I made circles around the station, carefully reading each sign. Pattaya, Trat, Chanthaburi… No Hua Hin. So I went home and waited for Halie to get back from work. We went over our other options: hour taxi ride to other bus terminal, hour taxi ride to train station for a 5 hour train ride, 45 minute taxi ride the opposite direction to the airport for a longer minivan drive to Hua Hin. None sounded fun. Halie decided we should stop by the terminal near our house one more time and try to find somebody that speaks English to ask. As soon as we walk up, a security guard comes up to us and asks if we need help. I’m assuming because Halie’s much cuter than I, she was actually asked for help. Who knows. Either way, he pointed us to a small desk for the Hua Hin minivan. Bought our ticket so we’re good to go.

Next morning, minivan ride to Hua Hin. Uneventful, so let me get to the actual vacation!

Haven Resort, Hua Hin

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Welcome to Haven Resort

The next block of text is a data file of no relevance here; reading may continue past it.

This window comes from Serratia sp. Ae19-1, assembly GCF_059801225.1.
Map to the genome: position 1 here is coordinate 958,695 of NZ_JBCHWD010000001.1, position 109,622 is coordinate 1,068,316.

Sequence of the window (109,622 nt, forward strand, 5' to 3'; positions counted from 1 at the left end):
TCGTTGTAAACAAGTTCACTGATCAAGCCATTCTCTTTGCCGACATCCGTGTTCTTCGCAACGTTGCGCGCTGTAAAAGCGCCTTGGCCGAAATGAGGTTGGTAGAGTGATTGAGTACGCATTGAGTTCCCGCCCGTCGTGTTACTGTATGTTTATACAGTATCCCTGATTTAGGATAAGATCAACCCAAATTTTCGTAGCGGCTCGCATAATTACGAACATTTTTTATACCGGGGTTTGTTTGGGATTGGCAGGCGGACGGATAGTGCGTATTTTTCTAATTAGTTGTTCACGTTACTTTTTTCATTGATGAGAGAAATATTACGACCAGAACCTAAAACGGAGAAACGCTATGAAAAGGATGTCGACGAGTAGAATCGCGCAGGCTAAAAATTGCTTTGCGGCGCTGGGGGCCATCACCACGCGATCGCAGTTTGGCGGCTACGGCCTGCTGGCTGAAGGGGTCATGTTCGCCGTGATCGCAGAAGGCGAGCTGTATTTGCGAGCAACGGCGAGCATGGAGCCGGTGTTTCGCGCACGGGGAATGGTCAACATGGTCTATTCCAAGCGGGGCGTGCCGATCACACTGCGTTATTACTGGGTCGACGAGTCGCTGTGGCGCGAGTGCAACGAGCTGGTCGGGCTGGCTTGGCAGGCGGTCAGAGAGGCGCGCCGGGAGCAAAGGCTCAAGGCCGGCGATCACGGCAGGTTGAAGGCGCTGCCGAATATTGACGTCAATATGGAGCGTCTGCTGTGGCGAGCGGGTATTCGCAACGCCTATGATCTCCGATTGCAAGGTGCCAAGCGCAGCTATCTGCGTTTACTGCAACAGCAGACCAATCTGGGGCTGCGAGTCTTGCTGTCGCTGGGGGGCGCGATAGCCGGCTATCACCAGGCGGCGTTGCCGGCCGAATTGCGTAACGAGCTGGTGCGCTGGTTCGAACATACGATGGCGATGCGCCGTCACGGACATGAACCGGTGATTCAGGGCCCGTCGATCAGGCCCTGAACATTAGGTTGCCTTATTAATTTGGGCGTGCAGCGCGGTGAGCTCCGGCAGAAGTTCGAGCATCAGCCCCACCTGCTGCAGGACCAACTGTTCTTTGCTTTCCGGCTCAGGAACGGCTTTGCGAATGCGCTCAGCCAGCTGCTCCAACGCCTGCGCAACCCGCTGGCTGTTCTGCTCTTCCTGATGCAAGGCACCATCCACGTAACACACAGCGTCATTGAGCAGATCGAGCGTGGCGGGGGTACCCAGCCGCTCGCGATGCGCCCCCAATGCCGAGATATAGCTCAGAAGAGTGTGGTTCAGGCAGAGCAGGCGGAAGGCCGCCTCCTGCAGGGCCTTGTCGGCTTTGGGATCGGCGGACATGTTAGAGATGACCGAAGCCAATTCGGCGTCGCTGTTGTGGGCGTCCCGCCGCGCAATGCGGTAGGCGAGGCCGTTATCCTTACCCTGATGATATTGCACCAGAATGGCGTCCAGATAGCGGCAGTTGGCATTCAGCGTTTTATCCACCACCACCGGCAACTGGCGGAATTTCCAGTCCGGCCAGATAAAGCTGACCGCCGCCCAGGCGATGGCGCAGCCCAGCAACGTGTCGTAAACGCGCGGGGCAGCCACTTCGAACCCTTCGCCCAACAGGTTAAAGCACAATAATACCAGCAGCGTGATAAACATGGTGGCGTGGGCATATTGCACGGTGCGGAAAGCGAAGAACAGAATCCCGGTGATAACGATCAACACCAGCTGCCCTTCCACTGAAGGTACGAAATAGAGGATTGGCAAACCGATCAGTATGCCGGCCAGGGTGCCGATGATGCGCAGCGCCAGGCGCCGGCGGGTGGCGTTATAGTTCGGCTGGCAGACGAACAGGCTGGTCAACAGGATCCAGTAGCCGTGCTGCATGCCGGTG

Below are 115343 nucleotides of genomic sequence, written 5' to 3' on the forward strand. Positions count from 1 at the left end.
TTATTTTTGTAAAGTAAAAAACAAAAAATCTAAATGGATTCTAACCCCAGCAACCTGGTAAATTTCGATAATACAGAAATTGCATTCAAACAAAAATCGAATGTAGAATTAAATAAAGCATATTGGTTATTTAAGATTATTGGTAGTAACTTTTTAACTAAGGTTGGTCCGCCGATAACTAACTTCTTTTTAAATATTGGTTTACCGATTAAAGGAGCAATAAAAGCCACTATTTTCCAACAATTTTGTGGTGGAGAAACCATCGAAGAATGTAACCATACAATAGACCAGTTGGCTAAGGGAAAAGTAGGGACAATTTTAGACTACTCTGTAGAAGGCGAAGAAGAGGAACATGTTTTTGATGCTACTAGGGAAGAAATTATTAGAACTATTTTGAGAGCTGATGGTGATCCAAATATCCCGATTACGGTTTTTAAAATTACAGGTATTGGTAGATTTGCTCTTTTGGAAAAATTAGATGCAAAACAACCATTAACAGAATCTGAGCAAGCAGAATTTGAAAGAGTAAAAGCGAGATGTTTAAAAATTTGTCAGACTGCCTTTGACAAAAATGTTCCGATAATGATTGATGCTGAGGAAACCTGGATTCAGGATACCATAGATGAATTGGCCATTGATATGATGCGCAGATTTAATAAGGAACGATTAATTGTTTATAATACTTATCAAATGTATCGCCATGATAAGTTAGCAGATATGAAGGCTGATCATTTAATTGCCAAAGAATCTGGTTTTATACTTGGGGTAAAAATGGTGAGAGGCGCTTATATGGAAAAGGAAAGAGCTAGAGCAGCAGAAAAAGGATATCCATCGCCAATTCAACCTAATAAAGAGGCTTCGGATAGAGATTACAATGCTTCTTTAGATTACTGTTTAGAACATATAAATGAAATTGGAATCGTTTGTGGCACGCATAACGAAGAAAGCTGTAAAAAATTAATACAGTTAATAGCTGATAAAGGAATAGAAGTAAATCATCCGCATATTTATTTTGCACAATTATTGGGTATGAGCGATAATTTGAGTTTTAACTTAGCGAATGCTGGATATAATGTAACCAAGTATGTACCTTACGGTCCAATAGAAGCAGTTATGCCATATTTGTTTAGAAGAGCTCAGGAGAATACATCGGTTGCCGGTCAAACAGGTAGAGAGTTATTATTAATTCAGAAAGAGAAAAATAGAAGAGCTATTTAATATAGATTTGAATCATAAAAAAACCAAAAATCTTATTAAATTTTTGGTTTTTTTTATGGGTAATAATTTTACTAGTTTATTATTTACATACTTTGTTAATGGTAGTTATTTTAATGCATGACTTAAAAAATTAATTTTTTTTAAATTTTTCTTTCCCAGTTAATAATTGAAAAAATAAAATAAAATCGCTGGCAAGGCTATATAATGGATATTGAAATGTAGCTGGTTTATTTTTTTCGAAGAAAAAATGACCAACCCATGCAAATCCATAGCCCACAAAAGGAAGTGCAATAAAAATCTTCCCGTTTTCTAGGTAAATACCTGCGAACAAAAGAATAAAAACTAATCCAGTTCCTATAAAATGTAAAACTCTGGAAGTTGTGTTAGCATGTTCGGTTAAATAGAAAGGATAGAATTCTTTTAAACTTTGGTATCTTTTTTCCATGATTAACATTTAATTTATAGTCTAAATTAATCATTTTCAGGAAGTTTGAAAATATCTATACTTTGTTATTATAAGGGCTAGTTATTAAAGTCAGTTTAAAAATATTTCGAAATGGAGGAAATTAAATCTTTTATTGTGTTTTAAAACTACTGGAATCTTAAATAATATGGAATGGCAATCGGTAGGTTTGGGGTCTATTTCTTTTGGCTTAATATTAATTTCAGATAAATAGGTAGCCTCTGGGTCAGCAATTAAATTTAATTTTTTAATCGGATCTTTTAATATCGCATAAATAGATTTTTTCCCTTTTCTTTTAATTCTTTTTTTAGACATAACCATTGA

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Entrance to Haven

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View from room.

Let the relaxation begin.

Finally at our resort, we decided to quickly make our way to the beach area and start ordering drinks. After a bit on the beach, we moved back to sit near the infinity pool (drink ordering continued). We watched as a storm blew in but decided to stay by the pool. The drinks were tasty, the view was beautiful, the book I was reading was enjoyable. Why leave? Here’s a Snapchat video it raining on the pool. Once the rain let up a bit, Halie had to get into the pool: